Top ten nature trails in Ireland

There is nothing better than having hearty breakfast, getting out in the fresh air and walking.

7. Antrim Hills Way, County Antrim

This is a short trail of just 22 miles. However, it is not for the faint hearted either. The Antrim Hills is blessed with heather-laden ground and tussocky grasses and the walk will also bring you off-road through fields where your only spectators are lazily grazing sheep and cows.

Along the way you'll be blown away by the Antrim coastline, the Giant's Causeway, a vast seabird colony at Rathlin Island and Dunluce Castle ruins. The trail begins at Glenarm Village and ends at Slemish.

8. The Glen of Aherlow, County Tipperary

This trail is tucked away between the Galtee Mountains and the Slievenamuck Hills. The walk offers everything from low-lying strolls along verdant river banks to high-level hikes through the Galtees.

There are varies trails at various lengths which can last from half hour walks to four hour hikes.
If you want a bit of a challenge while on this trail visit Lough Curra and Lake Muskry in the Galtees. The view is superb. From there you can see  corrie lakes, wooded foothills, mountain streams and open moorland.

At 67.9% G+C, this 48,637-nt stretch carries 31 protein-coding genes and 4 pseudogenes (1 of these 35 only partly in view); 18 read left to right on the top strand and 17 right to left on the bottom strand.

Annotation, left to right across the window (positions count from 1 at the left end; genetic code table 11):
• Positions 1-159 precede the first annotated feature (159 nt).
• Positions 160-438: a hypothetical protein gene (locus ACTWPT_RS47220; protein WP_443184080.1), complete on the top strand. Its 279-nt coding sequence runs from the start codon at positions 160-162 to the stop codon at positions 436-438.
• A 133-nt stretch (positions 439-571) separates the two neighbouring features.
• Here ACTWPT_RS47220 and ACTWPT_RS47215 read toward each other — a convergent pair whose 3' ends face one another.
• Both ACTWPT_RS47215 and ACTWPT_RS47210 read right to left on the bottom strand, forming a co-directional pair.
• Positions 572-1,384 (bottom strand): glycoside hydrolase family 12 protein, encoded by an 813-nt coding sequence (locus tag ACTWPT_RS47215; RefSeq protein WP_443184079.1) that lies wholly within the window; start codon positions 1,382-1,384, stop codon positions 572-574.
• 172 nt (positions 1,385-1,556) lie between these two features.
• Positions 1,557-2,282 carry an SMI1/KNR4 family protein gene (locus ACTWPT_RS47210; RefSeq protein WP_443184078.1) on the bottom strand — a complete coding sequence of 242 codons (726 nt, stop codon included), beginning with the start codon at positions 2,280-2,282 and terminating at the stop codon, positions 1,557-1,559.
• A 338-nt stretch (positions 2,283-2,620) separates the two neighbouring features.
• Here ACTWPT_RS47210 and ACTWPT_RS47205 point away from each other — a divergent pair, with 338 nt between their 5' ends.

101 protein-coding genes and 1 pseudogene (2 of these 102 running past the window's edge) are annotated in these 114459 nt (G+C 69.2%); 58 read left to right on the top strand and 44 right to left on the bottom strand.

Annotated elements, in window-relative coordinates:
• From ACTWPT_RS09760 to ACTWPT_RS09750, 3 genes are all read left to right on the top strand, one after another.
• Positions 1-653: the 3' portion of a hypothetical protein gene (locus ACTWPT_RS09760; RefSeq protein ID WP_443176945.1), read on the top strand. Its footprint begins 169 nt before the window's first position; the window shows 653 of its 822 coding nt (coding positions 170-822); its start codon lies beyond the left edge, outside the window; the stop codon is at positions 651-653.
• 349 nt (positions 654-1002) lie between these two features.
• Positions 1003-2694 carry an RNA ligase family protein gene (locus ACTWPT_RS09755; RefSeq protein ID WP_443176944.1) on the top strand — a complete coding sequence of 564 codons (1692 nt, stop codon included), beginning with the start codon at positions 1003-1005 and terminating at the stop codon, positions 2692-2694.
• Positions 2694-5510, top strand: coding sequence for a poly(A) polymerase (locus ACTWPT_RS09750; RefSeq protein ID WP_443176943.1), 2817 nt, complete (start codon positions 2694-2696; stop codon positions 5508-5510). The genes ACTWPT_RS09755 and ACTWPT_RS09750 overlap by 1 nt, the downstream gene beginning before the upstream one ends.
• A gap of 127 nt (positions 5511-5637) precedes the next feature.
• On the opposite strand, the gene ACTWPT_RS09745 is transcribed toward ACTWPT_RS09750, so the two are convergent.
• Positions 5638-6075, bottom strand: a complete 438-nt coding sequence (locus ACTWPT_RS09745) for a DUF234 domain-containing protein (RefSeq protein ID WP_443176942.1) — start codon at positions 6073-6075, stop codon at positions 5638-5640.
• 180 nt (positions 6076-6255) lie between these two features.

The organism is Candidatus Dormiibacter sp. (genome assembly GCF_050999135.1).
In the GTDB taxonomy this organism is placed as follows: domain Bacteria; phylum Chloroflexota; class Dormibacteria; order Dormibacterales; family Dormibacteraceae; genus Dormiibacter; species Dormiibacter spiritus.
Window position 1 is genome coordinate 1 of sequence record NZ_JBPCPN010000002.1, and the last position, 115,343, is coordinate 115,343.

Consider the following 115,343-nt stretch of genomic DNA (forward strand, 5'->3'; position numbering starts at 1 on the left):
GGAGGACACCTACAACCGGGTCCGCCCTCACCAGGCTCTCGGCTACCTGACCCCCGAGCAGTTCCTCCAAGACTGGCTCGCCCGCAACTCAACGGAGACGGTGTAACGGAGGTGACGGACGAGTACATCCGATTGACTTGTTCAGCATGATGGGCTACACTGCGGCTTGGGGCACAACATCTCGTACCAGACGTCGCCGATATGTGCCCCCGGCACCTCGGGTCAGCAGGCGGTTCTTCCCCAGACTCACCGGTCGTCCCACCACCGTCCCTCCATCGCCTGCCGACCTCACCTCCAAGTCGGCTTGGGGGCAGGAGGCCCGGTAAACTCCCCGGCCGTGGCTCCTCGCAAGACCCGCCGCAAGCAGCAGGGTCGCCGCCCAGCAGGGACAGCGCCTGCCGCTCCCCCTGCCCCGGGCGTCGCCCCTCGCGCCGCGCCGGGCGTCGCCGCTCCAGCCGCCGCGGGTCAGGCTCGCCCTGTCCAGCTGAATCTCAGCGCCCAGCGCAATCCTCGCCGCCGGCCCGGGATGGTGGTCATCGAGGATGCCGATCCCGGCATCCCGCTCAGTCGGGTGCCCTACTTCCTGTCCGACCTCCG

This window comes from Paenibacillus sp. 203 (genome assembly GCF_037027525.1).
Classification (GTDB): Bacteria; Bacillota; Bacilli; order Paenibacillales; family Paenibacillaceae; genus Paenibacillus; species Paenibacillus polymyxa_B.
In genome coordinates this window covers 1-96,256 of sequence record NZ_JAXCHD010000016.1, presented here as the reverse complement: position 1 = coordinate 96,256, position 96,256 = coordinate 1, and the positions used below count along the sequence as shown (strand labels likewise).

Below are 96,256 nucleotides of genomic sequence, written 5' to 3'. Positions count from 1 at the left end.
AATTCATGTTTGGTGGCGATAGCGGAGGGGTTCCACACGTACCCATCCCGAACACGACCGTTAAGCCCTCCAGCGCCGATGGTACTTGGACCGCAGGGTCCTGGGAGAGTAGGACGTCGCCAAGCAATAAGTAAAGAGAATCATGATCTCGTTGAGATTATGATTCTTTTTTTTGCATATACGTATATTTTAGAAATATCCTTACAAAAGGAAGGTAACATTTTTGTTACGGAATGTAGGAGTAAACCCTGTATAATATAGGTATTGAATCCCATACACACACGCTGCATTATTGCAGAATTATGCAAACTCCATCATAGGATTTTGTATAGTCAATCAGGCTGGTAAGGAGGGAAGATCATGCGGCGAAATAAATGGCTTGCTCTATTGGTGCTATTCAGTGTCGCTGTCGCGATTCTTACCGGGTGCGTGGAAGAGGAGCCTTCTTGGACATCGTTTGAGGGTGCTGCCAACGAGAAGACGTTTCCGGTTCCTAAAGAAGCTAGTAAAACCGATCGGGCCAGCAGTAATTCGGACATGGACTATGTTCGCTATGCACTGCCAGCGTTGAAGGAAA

9. The Slieve Blooms, County Laois and County Offaly

The best way to describe this inland trail is rural and unspoilt. It travels through the Slieve Bloom Mountains. Along the way you will be close to nature hearing nothing but the great collection of birds and the wind in the trees.

The circular trail stretches for 33 miles along the midland plains and also up into the environmentally protected areas in the hills.

At Arderin, the highest point in these hills, you are rewarded with a spellbinding panoramic view. In fact, it’s said that on a clear day, you can see the highest points in all four Irish provinces: Lugnaquilla in Leinster, Mweelrea in Connaught, Carrauntoohil in Munster and Slieve Donard in Ulster.

10. The Burren, County Clare

The Burren is 310 square miles of silvery limestone-layered fields which stretch from Galway, across Clare and to the Atlantic Ocean.

In this unusual landscape the rivers run underground through a honeycomb of caves carved by nature through soft limestone, where year-round pastures flourish at rocky heights and where Arctic, Alpine and Mediterranean plants grow side by side as strange flowerbed fellows in secret stone pockets and rocky wrinkles.

This region offers numerous scenic shorter looped walks as well as long-distance routes for those seeking a challenge.